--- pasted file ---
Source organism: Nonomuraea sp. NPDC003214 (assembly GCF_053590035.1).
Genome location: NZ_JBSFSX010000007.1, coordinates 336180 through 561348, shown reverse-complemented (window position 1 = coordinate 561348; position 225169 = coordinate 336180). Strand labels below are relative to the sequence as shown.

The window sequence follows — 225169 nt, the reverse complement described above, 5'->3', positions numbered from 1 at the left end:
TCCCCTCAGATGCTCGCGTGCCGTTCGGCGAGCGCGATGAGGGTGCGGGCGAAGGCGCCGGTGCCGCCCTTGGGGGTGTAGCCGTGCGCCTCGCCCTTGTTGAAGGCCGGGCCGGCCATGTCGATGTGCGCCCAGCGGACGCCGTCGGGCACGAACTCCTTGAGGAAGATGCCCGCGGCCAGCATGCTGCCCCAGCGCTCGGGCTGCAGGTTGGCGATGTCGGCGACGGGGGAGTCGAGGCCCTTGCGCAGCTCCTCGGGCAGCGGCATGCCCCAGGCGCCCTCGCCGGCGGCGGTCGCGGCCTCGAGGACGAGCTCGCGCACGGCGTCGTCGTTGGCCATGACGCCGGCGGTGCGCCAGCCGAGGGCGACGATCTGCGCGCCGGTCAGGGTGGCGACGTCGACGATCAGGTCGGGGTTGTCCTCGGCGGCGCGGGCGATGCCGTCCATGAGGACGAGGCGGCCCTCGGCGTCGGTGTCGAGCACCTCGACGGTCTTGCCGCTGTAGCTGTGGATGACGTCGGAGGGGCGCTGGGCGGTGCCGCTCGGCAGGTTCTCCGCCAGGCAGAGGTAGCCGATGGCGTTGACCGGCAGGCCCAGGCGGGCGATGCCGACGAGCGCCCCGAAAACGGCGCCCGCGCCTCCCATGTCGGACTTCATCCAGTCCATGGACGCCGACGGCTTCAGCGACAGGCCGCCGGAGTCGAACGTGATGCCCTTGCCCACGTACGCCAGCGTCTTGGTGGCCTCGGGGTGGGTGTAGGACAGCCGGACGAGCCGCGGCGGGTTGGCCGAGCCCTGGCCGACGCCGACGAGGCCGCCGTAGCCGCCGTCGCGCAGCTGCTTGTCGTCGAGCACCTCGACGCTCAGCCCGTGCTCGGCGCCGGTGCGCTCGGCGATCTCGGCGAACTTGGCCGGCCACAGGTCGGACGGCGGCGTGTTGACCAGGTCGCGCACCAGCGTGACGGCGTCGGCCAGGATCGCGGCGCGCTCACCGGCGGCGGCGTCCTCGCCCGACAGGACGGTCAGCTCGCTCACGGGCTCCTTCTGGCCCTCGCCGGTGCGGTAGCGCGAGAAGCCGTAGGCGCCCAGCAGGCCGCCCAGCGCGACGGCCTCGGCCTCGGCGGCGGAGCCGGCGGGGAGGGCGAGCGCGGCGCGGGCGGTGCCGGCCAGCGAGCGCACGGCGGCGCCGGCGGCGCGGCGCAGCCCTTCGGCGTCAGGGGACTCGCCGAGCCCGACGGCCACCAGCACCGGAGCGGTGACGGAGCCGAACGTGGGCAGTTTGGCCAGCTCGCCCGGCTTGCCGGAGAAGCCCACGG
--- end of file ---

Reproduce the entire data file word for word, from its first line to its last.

Source organism: Nonomuraea sp. NPDC003214 (assembly GCF_053590035.1).
Genome location: NZ_JBSFSX010000007.1, coordinates 336180 through 561348, shown reverse-complemented (window position 1 = coordinate 561348; position 225169 = coordinate 336180). Strand labels below are relative to the sequence as shown.

The window sequence follows — 225169 nt, the reverse complement described above, 5'->3', positions numbered from 1 at the left end:
TCCCCTCAGATGCTCGCGTGCCGTTCGGCGAGCGCGATGAGGGTGCGGGCGAAGGCGCCGGTGCCGCCCTTGGGGGTGTAGCCGTGCGCCTCGCCCTTGTTGAAGGCCGGGCCGGCCATGTCGATGTGCGCCCAGCGGACGCCGTCGGGCACGAACTCCTTGAGGAAGATGCCCGCGGCCAGCATGCTGCCCCAGCGCTCGGGCTGCAGGTTGGCGATGTCGGCGACGGGGGAGTCGAGGCCCTTGCGCAGCTCCTCGGGCAGCGGCATGCCCCAGGCGCCCTCGCCGGCGGCGGTCGCGGCCTCGAGGACGAGCTCGCGCACGGCGTCGTCGTTGGCCATGACGCCGGCGGTGCGCCAGCCGAGGGCGACGATCTGCGCGCCGGTCAGGGTGGCGACGTCGACGATCAGGTCGGGGTTGTCCTCGGCGGCGCGGGCGATGCCGTCCATGAGGACGAGGCGGCCCTCGGCGTCGGTGTCGAGCACCTCGACGGTCTTGCCGCTGTAGCTGTGGATGACGTCGGAGGGGCGCTGGGCGGTGCCGCTCGGCAGGTTCTCCGCCAGGCAGAGGTAGCCGATGGCGTTGACCGGCAGGCCCAGGCGGGCGATGCCGACGAGCGCCCCGAAAACGGCGCCCGCGCCTCCCATGTCGGACTTCATCCAGTCCATGGACGCCGACGGCTTCAGCGACAGGCCGCCGGAGTCGAACGTGATGCCCTTGCCCACGTACGCCAGCGTCTTGGTGGCCTCGGGGTGGGTGTAGGACAGCCGGACGAGCCGCGGCGGGTTGGCCGAGCCCTGGCCGACGCCGACGAGGCCGCCGTAGCCGCCGTCGCGCAGCTGCTTGTCGTCGAGCACCTCGACGCTCAGCCCGTGCTCGGCGCCGGTGCGCTCGGCGATCTCGGCGAACTTGGCCGGCCACAGGTCGGACGGCGGCGTGTTGACCAGGTCGCGCACCAGCGTGACGGCGTCGGCCAGGATCGCGGCGCGCTCACCGGCGGCGGCGTCCTCGCCCGACAGGACGGTCAGCTCGCTCACGGGCTCCTTCTGGCCCTCGCCGGTGCGGTAGCGCGAGAAGCCGTAGGCGCCCAGCAGGCCGCCCAGCGCGACGGCCTCGGCCTCGGCGGCGGAGCCGGCGGGGAGGGCGAGCGCGGCGCGGGCGGTGCCGGCCAGCGAGCGCACGGCGGCGCCGGCGGCGCGGCGCAGCCCTTCGGCGTCAGGGGACTCGCCGAGCCCGACGGCCACCAGCACCGGAGCGGTGACGGAGCCGAACGTGGGCAGTTTGGCCAGCTCGCCCGGCTTGCCGGAGAAGCCCACGG